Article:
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WILLIE NELSON 'American Classic' [Release Date 24/08/2009]

CD: 'American Classic' represents old-school record-making at its most sumptuously swinging, with a lighthearted yet sophisticated jazz feel influenced by Bob Wills and the Texas Plaboys and Django Reinhardt. Three-time Grammy Award-winning producer Tommy LiPuma, known for his best-selling work with Natalie Cole, Barbra Streisand, Anita Baker, Michael Buble and Diana Krall among others, helmed the sessions. The album features guest appearances from jazz vocal heavy weights Norah Jones and Diana Krall. Many of the tracks also feature the legendary Joe Sample on Piano.

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THE PRODIGY 'Take Me To The Hospital' [Release Date 31/08/2009]

C5 I 12": Having smashed it with their intensity and energy at virtually every major UK festival this year including headline performances at Glastonbury, Isle of Wight and Download to name a few, The Prodigy release a new single 'Take Me To The Hospital' on August 31st. Still riding high in the UK charts, their album 'Invaders Must Die' is among the top five selling albums of 2009 and has reaffirmed the band's status as true legends of both dance and rock. 'Take Me To The Hospital' is the exhilarating car crash sound of all three members… a sound so frenetic, unhinged and deeply bass driven it could only come from the minds of Liam, Keith and Maxim. Steeped in the history early 90s rave, the Prodigy themselves pioneered but given a suitably awe inspiring 21st century reboot, this ain't no retro banger … it's a future classic. Remixes include an apocalyptically gnarly remix from Queens Of the Stone Age frontman Josh Homme collaborating with Liam himself. On the dancefloor side there are mixes from Rusko and drum & bass demons Sub Focus, all making 'Take Me To The Hospital' a total festival banger you'll be hearing blasting out of late night legal high stalls all summer long.

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VARIOUS ARTISTS 'Woodstock 40' [Release Date 17/08/2009]

2-CD I 6-CD: To assemble the most comprehensive document of the myth-steeped weekend, the boxed set's co-producer Andy Zax pored over every inch of multitrack tape in search of the strongest parts of each of the 33 sets. "The way we approached all of the material was as if it was a cinéma verité documentary-the raw record of the event," Zax says. In addition to the music, the set offers considerable amount of ancillary material sprinkled throughout the discs-stage announcements, lysergic babble, the sounds of rain, a cameo appearance by Abbie Hoffman, and the graciousness of Max Yasgur's address to the crowd, heard for the first time in its entirety. Another significant byproduct of 'Woodstock 40' is that, by virtue of its size and rigorously chronological sequence, it gets closer to a sense of the performances as they occurred in real time than any previous compilation. For the first time, the complete and accurate set lists will be available in the boxed set's booklet. Some Woodstock aficionados will be taken aback by the actual order of the performances; it differs from both various written accounts and from Michael Wadleigh's film Woodstock, which takes certain liberties with chronology in order to maintain its narrative flow.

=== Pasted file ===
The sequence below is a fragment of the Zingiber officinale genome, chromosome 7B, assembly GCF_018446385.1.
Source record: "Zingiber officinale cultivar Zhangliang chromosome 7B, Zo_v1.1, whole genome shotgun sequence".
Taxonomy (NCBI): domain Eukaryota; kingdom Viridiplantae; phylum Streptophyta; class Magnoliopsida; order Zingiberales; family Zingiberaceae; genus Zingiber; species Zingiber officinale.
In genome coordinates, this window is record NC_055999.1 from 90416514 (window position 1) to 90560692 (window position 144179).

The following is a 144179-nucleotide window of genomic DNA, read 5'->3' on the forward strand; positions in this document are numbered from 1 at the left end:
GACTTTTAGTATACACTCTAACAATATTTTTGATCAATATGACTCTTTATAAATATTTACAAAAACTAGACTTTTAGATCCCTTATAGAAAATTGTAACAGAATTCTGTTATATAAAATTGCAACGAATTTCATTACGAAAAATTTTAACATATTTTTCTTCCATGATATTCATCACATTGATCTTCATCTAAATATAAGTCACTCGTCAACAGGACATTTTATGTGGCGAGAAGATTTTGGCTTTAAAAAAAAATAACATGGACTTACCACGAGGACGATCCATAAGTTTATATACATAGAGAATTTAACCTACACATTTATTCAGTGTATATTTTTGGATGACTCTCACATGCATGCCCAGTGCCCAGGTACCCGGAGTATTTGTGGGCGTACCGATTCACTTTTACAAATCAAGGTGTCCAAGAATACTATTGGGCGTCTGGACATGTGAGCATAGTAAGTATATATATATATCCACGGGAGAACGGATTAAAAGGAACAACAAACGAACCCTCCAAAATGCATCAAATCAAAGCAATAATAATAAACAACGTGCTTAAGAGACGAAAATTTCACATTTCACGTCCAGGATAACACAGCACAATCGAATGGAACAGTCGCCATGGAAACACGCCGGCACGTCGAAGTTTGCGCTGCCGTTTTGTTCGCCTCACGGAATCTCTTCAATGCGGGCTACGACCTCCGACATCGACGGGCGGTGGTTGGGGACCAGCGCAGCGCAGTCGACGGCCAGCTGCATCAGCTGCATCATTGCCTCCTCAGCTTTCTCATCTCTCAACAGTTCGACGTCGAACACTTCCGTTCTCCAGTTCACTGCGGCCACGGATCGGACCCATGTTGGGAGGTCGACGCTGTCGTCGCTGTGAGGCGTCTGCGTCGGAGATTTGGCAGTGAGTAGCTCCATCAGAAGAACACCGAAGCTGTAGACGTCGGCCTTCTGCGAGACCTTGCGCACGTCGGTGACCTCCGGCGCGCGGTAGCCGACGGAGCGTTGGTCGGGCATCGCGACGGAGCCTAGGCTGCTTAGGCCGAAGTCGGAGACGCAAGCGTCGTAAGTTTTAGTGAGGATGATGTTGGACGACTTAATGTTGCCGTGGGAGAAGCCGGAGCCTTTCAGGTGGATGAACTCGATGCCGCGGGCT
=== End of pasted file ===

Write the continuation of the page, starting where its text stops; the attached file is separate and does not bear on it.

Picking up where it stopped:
BRENDAN BENSON 'Feel Like Taking You Home' [Release Date 17/08/2009]

Ltd 7": Following his phenomenal success with The Raconteurs, Brendan Benson returns in August 2009 with 7" single 'Feel Like Taking You Home', which precedes his fourth and finest solo album, 'My Old, Familiar Friend'. Recorded in Nashville and London, produced by Gil Norton [Pixies, Maximo Park, Foo Fighters] and mixed by Dave Sardy [The Rolling Stones, LCD Soundsystem, Oasis], 'My Old, Familiar Friend' is a marriage of passion and perfectionism and an illustration of all that is special about Benson. From the seductive glimmer of 'Feel Like Taking You Home' to the Motown swoon of 'Garbage Day' Benson has shaped his restless-hearted stories into songs that fit together with exquisite neatness and carry the delicious clunk-click of rhyme. It is a style he has honed, of course. On 1996's 'One Mississippi', the songs came rough-hewn but charged with hooks and with wit; 2002's 'Lapalco' brought a perfect pop ripeness, and by 'The Alternative to Love' in 2005, there was something quite brilliant and burnished about his song writing. Along the way he has co-written and recorded two spectacular albums with The Raconteurs, 'Broken Boy Soldiers' and 'Consolers of the Lonely'. For Benson, the Raconteurs was not just an opportunity to play with close friends Jack White [The White Stripes] Jack Lawrence and Patrick Keeler [The Greenhornes] but also a chance to roll around in the rock, psychedelia and blues that has shaped his musical taste. Through all of the songs on 'My Old, Familiar Friend' ribbons a delight in melody. Benson's musical approach is detailed, craftsmanlike and fastidious. Take for instance 'A Whole Lot Better' in which harmonies, hand-claps and guitar are layered to produce a work of such heart-filled buoyancy, a work that culminates in the sweet, dove-tailing swoop of its refrain: "I fell in love with you/ And out of love with you/ And back in love with you/ All in the same day." These are songs that arrived perfectly formed and immaculate, songs from the very top drawer… the sound of a classic singer/songwriter operating at the top of his game.